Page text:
Internet Shakespeare Editions

Author: William Shakespeare
Not Peer Reviewed

Coriolanus (Folio 1, 1623)


2
The Tragedie of Coriolanus.
I'th midd'st a th' body, idle and vnactiue,
Still cubbording the Viand, neuer bearing
Like labour with the rest, where th' other Instruments
Did see, and heare, deuise, instruct, walke, feele,
105And mutually participate, did minister
Vnto the appetite; and affection common
Of the whole body, the Belly answer'd.
2. Cit. Well sir, what answer made the Belly.
Men. Sir, I shall tell you with a kinde of Smile,
110Which ne're came from the Lungs, but euen thus:
For looke you I may make the belly Smile,
As well as speake, it taintingly replyed
To'th' discontented Members, the mutinous parts
That enuied his receite: euen so most fitly,
115As you maligne our Senators, for that
They are not such as you.
2. Cit. Your Bellies answer: What
The Kingly crown'd head, the vigilant eye,
The Counsailor Heart, the Arme our Souldier,
120Our Steed the Legge, the Tongue our Trumpeter,
With other Muniments and petty helpes
In this our Fabricke, if that they---
Men. What then? Fore me, this Fellow speakes.
What then? What then?
1252. Cit. Should by the Cormorant belly be restrain'd,
Who is the sinke a th' body.
Men. Well, what then?
2. Cit. The former Agents, if they did complaine,
What could the Belly answer?
130Men. I will tell you,
If you'l bestow a small (of what you haue little)
Patience awhile; you'st heare the Bellies answer.
2. Cit. Y'are long about it.
Men. Note me this good Friend;
135Your most graue Belly was deliberate,
Not rash like his Accusers, and thus answered.
True is it my Incorporate Friends (quoth he)
That I receiue the generall Food at first
Which you do liue vpon: and fit it is,
140Because I am the Store-house, and the Shop
Of the whole Body. But, if you do remember,
I send it through the Riuers of your blood
Euen to the Court, the Heart, to th' seate o'th' Braine,
And through the Crankes and Offices of man,
145The strongest Nerues, and small inferiour Veines
From me receiue that naturall competencie
Whereby they liue. And though that all at once
(You my good Friends, this sayes the Belly) marke me.
2. Cit. I sir, well, well.
150Men. Though all at once, cannot
See what I do deliuer out to each,
Yet I can make my Awdit vp, that all
From me do backe receiue the Flowre of all,
And leaue me but the Bran. What say you too't?
1552. Cit. It was an answer, how apply you this?
Men. The Senators of Rome, are this good Belly,
And you the mutinous Members: For examine
Their Counsailes, and their Cares; disgest things rightly,
Touching the Weale a'th Common, you shall finde
160No publique benefit which you receiue
But it proceeds, or comes from them to you,
And no way from your selues. What do you thinke?
You, the great Toe of this Assembly?
2. Cit. I the great Toe? Why the great Toe?
165Men. For that being one o'th lowest, basest, poorest
Of this most wise Rebellion, thou goest formost:
Thou Rascall, that art worst in blood to run,
Lead'st first to win some vantage.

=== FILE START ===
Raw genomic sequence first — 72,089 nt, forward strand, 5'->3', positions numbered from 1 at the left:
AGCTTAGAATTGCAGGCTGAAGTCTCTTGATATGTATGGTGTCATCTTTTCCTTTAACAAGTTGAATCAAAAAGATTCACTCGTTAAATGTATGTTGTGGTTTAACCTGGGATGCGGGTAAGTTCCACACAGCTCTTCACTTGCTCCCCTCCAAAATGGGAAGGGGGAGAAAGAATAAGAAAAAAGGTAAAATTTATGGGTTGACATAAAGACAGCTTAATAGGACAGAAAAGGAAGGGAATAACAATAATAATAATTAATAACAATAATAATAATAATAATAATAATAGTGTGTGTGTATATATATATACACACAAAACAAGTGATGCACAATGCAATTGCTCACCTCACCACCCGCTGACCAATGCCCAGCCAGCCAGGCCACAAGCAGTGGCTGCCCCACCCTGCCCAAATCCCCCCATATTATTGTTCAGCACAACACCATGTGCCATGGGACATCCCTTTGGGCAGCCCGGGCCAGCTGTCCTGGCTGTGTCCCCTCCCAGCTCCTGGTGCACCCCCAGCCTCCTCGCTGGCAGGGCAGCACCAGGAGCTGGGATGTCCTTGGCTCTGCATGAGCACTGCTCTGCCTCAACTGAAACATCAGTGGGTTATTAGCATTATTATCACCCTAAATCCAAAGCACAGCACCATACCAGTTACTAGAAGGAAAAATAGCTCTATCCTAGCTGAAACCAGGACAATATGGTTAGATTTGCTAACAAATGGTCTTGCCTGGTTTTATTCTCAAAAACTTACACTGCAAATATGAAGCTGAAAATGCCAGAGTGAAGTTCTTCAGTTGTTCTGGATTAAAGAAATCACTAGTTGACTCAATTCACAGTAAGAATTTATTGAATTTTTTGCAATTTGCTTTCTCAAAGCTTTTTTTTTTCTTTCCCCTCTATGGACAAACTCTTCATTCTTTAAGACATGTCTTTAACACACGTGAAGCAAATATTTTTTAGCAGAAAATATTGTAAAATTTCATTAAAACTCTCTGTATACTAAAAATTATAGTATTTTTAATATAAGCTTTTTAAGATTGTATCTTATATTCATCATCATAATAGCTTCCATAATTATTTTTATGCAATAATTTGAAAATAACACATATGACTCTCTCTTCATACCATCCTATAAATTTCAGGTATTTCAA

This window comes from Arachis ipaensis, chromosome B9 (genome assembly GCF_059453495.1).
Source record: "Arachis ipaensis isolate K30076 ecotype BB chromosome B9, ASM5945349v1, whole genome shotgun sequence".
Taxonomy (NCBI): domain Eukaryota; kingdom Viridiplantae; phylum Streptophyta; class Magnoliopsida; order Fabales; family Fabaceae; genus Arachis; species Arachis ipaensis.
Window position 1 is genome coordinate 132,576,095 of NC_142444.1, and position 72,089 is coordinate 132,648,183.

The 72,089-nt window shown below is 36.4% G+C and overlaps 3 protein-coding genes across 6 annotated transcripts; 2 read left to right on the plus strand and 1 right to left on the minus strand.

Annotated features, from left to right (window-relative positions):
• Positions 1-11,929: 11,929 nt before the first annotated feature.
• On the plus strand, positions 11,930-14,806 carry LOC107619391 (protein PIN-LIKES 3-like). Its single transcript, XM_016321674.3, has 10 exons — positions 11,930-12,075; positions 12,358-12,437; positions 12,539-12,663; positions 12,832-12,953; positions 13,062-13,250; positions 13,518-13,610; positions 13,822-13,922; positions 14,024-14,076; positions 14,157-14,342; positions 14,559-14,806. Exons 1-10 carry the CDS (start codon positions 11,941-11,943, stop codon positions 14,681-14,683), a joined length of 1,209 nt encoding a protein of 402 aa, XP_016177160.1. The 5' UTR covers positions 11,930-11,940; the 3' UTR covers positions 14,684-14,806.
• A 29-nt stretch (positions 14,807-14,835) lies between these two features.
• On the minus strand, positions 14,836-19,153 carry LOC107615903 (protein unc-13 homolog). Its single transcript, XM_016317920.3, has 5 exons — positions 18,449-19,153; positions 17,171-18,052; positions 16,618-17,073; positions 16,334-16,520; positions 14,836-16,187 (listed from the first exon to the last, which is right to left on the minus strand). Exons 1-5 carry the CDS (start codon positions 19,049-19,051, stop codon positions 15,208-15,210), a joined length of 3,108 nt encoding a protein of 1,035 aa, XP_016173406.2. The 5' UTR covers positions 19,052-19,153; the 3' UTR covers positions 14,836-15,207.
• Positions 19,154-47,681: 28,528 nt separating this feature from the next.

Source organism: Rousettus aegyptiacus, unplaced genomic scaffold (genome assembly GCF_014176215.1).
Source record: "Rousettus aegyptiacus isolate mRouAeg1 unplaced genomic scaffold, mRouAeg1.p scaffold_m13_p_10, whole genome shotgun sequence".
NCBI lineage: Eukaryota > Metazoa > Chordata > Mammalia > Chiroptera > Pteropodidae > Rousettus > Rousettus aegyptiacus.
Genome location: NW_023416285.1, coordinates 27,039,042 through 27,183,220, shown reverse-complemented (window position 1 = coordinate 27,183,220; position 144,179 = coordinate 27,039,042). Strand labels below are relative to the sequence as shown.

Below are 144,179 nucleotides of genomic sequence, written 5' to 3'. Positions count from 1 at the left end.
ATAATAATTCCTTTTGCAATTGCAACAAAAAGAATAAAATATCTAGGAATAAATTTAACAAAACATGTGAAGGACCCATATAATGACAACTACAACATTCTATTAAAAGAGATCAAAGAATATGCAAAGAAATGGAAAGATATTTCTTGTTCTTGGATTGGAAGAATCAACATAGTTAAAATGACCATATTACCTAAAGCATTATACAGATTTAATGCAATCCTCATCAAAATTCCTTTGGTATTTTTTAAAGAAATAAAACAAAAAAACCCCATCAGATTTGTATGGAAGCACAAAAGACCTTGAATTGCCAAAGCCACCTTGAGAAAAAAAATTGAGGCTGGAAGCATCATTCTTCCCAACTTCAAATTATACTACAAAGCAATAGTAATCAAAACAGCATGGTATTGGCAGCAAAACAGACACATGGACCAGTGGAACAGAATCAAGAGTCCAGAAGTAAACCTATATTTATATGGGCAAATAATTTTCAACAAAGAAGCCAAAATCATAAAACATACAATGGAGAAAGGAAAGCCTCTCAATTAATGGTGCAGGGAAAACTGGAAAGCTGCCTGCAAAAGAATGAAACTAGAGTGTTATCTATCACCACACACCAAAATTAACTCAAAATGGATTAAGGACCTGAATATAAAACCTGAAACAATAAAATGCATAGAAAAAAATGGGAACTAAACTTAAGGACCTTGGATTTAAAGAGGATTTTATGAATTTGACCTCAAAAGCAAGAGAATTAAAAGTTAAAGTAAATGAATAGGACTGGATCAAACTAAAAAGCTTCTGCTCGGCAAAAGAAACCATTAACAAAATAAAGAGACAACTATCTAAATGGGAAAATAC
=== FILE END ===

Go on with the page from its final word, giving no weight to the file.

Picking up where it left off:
But make you ready your stiffe bats and clubs,
170Rome, and her Rats, are at the point of battell,
The one side must haue baile.

Enter Caius Martius.
Hayle, Noble Martius.
Mar. Thanks. What's the matter you dissentious rogues
175That rubbing the poore Itch of your Opinion,
Make your selues Scabs.
2. Cit. We haue euer your good word.
Mar. He that will giue good words to thee, wil flatter
Beneath abhorring. What would you haue, you Curres,
180That like nor Peace, nor Warre? The one affrights you,
The other makes you proud. He that trusts to you,
Where he should finde you Lyons, findes you Hares:
Where Foxes, Geese you are: No surer, no,
Then is the coale of fire vpon the Ice,
185Or Hailstone in the Sun. Your Vertue is,
To make him worthy, whose offence subdues him,
And curse that Iustice did it. Who deserues Greatnes,
Deserues your Hate: and your Affections are
A sickmans Appetite; who desires most that
190Which would encrease his euill. He that depends
Vpon your fauours, swimmes with finnes of Leade,
And hewes downe Oakes, with rushes. Hang ye: trust ye?
With euery Minute you do change a Minde,
And call him Noble, that was now your Hate:
195Him vilde, that was your Garland. What's the matter,
That in these seuerall places of the Citie,
You cry against the Noble Senate, who
(Vnder the Gods) keepe you in awe, which else
Would feede on one another? What's their seeking?
200Men. For Corne at their owne rates, wherof they say
The Citie is well stor'd.
Mar. Hang 'em: They say?
They'l sit by th' fire, and presume to know
What's done i'th Capitoll: Who's like to rise,
205Who thriues, & who declines: Side factions, & giue out
Coniecturall Marriages, making parties strong,
And feebling such as stand not in their liking,
Below their cobled Shooes. They say ther's grain enough?
Would the Nobility lay aside their ruth,
210And let me vse my Sword, I'de make a Quarrie
With thousands of these quarter'd slaues, as high
As I could picke my Lance.
Menen. Nay these are almost thoroughly perswaded:
For though abundantly they lacke discretion
215Yet are they passing Cowardly. But I beseech you,
What sayes the other Troope?
Mar. They are dissolu'd: Hang em;
They said they were an hungry, sigh'd forth Prouerbes
That Hunger-broke stone wals: that dogges must eate
220That meate was made for mouths. That the gods sent not
Corne for the Richmen onely: With these shreds
They vented their Complainings, which being answer'd
And a petition granted them, a strange one,
To breake the heart of generosity,
225And make bold power looke pale, they threw their caps
As they would hang them on the hornes a'th Moone,
Shooting their Emulation.
Menen. What is graunted them?
Mar. Fiue Tribunes to defend their vulgar wisdoms
230Of their owne choice. One's Iunius Brutus,
Sicinius Velutus, and I know not. Sdeath,
The